This is an important one because helping your child learn to use the potty requires a lot of instruction (Go into the bathroom, pull down your pants, sit on the pot, wipe off, flush, wash your hands…). If a child doesn’t listen to you and/or doesn’t understand what you are saying, you will have major potty training problems.
My daughters were (still are) very stubborn. They listen well when they want to, and they follow directions well (again — when they want to). They were the same even as very young children.
When they were toddlers, I just had to convince them they really did want to use the potty!
Admittedly, this was much easier with my younger daughter than with the older one for the reason I mentioned above. She wanted to be like her big sister.
For the most part, the kids at the daycare were mentally and emotionally ready to start potty training when they were two years old. Some were not. We experienced fits from some of them when we tried to take them into the bathroom. And some of the kids just gave us blank stares when we talked to them about the potty. Those were the kids we knew weren’t quite ready yet (some of them still weren’t ready by the time they made it to the three-year-old room), so we didn’t push them.
5. Your child can take off and put on his/her clothes by him/herself
I know I, as an adult, don’t really think about all the technical skills that are involved in going to the bathroom. At least, I didn’t until I started trying to get my older daughter to use the potty herself. It really is a complicated process, when you get right down to it.
By the time my girls were two years old, they had just started to put on their clothes by themselves. Oftentimes, they would put their pants on their heads and their shirts on their legs. I tried to make it as easy as possible on them by dressing them in fleece or sweat pant sets when they were young, so they would just have to pull things on and off — no buttons or zippers.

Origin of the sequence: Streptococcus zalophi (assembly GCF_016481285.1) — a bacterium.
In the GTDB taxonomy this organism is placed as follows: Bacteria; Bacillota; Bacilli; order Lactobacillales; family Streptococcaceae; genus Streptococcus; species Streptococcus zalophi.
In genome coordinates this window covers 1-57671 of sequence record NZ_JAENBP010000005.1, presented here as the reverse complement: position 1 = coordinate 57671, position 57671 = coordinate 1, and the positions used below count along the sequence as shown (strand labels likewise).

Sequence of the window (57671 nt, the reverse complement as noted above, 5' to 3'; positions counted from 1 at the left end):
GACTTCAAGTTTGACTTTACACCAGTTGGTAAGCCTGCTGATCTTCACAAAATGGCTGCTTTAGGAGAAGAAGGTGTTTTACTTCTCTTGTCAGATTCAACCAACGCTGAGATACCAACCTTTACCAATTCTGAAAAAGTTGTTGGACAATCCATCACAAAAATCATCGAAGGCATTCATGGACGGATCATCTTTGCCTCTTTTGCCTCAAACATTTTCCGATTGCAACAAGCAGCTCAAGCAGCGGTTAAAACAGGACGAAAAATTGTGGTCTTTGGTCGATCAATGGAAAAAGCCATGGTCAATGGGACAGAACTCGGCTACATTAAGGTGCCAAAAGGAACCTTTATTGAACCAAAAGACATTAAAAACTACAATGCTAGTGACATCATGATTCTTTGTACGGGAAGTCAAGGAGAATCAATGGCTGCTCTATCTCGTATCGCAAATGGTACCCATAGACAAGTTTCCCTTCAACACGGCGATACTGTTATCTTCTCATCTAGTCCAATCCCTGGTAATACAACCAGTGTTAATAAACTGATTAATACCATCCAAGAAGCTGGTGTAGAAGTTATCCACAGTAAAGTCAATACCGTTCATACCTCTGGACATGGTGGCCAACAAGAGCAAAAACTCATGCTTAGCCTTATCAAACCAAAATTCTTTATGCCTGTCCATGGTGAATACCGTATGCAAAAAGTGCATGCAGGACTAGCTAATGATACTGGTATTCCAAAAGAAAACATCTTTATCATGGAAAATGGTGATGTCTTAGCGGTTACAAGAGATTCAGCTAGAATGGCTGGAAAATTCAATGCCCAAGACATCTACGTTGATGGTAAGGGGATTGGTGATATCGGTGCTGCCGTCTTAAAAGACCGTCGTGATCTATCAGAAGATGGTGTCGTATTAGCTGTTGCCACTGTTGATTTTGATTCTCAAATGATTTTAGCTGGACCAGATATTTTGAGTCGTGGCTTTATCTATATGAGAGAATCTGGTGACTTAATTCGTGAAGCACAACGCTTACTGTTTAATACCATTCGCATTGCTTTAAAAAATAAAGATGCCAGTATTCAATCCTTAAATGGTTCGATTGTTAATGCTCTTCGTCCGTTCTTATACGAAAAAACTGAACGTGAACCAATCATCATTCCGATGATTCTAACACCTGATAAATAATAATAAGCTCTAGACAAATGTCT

I can’t tell you how many kids would come in to the daycare wearing cute little jumpsuits and overalls that made it almost impossible for us to change diapers, let alone for them to try to get their own clothes on and off to go potty.
Don’t do that to your children. Yes, those outfits are cute. But when you’re talking about teaching important life skills, practical is much better than cute.
Your child may be ready before you are
One important thing Pantley mentions in her book is the fact that parent readiness to potty train can seriously influence the child’s potty training readiness.
If you are not ready, your child won’t be.
I loved changing my daughters’ diapers. Really, I did. I loved that time of being with them and helping them. I knew, as my second born got closer to leaving the diapers behind, that I would miss it — a lot. And I did.
I’m the kind of person who loves being needed. I experienced that same sort of joy and anguish with the kids at the daycare. I loved that one-on-one time with them, and I felt a pang of sadness each time they headed off to the toilet without me.
But our goal as parents and childcare professionals is to raise up little humans to be the best big humans they possibly can be, and that includes helping them become more independent — needing us less.
This goal was always in the back of my mind as I was potty training my own kids, and it was there as I helped those kids at the daycare.
I wanted them to succeed more than anything.
So, I got myself ready when I saw that they were ready!
There’s no “right” time to potty train your child — other than what is right for your child
The bottom line is: If you just pay attention, you’ll know when your child is ready to potty train. He/she will give you plenty of warning. And, if your child is not ready, that won’t be too hard to figure out either.
Be persistent, but patient. Be encouraging, but never pushy. The potty training will happen, no matter what you do. But you can have a great deal of influence on whether the learning experience is a happy one or a traumatic one — for both you and your child.
Aim for serenity, not speed.
You’ll both be better off for it.